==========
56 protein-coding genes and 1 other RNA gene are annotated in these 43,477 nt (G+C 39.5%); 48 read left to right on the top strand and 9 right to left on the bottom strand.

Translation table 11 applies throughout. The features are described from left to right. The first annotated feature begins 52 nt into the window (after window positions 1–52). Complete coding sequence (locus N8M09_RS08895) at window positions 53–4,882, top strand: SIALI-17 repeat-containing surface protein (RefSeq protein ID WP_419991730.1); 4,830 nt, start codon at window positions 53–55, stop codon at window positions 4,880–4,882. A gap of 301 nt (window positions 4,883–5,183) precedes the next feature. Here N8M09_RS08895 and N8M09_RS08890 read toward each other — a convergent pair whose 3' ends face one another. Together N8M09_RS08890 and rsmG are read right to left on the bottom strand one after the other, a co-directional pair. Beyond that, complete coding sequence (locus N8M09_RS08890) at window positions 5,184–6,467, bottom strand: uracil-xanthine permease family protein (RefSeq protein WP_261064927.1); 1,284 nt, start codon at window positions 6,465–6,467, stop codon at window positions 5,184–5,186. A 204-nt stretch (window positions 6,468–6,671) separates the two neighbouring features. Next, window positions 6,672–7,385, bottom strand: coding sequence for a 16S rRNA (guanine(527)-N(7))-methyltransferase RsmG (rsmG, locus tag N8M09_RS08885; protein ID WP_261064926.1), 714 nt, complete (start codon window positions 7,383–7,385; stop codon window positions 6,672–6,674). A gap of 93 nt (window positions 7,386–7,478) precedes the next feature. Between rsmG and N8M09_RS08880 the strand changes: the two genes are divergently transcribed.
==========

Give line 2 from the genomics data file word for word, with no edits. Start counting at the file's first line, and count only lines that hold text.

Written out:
Translation table 11 applies throughout. The features are described from left to right. The first annotated feature begins 52 nt into the window (after window positions 1–52). Complete coding sequence (locus N8M09_RS08895) at window positions 53–4,882, top strand: SIALI-17 repeat-containing surface protein (RefSeq protein ID WP_419991730.1); 4,830 nt, start codon at window positions 53–55, stop codon at window positions 4,880–4,882. A gap of 301 nt (window positions 4,883–5,183) precedes the next feature. Here N8M09_RS08895 and N8M09_RS08890 read toward each other — a convergent pair whose 3' ends face one another. Together N8M09_RS08890 and rsmG are read right to left on the bottom strand one after the other, a co-directional pair. Beyond that, complete coding sequence (locus N8M09_RS08890) at window positions 5,184–6,467, bottom strand: uracil-xanthine permease family protein (RefSeq protein WP_261064927.1); 1,284 nt, start codon at window positions 6,465–6,467, stop codon at window positions 5,184–5,186. A 204-nt stretch (window positions 6,468–6,671) separates the two neighbouring features. Next, window positions 6,672–7,385, bottom strand: coding sequence for a 16S rRNA (guanine(527)-N(7))-methyltransferase RsmG (rsmG, locus tag N8M09_RS08885; protein ID WP_261064926.1), 714 nt, complete (start codon window positions 7,383–7,385; stop codon window positions 6,672–6,674). A gap of 93 nt (window positions 7,386–7,478) precedes the next feature. Between rsmG and N8M09_RS08880 the strand changes: the two genes are divergently transcribed.